I will now attempt to substantiate claim 4, that Ven. Nanavira has invented his
own idea of contact, and ignored what is said in the Sutta Pitaka.
In his note PHASSA Ven. Nanavira begins by mentioning the standard formula found in the Discourses, "...as the coming together of the eye, forms, and
eye-consciousness (and so on with the ear and the rest)."
He then continues: "But it is probably wrong to suppose that we must therefore
understand the word phassa, primarily at least, as contact between these three
things." He then begins his own explanation of contact.
Now, since I do not understand what Ven. Nanavira is saying about contact, I will
not try to explain it. I hope that someone else will do that. Instead I will try
to explain contact as understood in the Sutta Pitaka. Any differences should then
The discourses say that eye-contact is "the coming together of eye, forms, and
eye-consciousness." Anyone who thinks that "eye-consciousness" means seeing will
run into great difficulty here. It would mean that contact was always occurring
which would result in craving for everything which one sees! Clearly, this can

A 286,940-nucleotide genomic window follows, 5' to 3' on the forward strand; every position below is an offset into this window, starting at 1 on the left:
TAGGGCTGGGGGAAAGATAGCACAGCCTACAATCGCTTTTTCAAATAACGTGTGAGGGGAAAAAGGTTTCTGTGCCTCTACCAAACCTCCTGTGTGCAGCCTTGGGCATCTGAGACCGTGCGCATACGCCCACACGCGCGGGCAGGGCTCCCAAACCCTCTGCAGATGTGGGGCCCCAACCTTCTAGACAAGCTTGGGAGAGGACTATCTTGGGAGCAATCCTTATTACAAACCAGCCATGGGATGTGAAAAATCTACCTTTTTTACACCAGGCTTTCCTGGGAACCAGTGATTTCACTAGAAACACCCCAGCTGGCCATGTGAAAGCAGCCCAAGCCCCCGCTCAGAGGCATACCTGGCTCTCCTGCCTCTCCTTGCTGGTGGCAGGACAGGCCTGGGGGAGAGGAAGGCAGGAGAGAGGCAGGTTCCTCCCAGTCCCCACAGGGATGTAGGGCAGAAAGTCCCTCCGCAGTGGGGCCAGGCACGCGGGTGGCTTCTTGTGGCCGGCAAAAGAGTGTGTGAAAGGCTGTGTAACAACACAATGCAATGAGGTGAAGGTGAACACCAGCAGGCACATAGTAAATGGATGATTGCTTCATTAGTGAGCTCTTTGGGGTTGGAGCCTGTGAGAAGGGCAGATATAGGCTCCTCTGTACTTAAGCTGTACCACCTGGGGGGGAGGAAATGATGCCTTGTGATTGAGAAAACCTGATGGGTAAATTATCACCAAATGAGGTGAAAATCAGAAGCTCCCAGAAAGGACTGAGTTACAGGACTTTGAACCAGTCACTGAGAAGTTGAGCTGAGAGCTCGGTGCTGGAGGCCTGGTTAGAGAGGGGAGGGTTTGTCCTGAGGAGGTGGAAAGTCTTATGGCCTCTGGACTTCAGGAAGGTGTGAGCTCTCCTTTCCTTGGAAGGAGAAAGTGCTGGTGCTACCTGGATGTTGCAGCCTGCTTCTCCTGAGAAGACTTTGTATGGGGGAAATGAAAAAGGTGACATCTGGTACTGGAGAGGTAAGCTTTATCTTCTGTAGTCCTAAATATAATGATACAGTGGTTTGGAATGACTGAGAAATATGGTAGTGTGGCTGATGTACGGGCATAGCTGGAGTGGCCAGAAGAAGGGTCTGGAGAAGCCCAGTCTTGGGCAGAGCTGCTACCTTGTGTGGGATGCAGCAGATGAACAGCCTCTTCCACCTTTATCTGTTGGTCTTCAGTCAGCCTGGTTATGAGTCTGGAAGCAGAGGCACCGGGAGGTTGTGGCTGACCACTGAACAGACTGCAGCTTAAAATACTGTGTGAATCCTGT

not be correct.
Consider the situation where two people see the same object, and yet desire for
the object only arises in one of these two persons.
There is only one way out of these problems, and that is that "eye-consciousness"
is not seeing. They already have a word for seeing, which is frequently used.
Why invent a new "technical term" for seeing?
Since I believe that consciousness (vinnana) often means a form of knowing which
is a conceptual knowing, there is an alternative way to understand contact.
When anything that you see becomes significant to you, then a representation of
the actual external object is fabricated in ones mind. This representation is
conceptual, and will be known by a form of conceptual knowing.
Now, a form of conceptual knowing will know only concepts, it is not capable
of seeing that which is seen through the eye. So when we find the term
eye-consciousness being used, we must understand "eye" as meaning the conception of the eye, and "forms" as meaning the conception of forms.
Or, to be more accurate, since enlightened individuals still have a conception
of the eye and forms, we should say that "eye" means a misconception of the eye,
and "forms" means a misconception of forms.
Thus we see that Ven. Nanavira, by understanding eye-consciosness as seeing,
has completely overlooked the real meaning of contact in the Sutta Pitaka.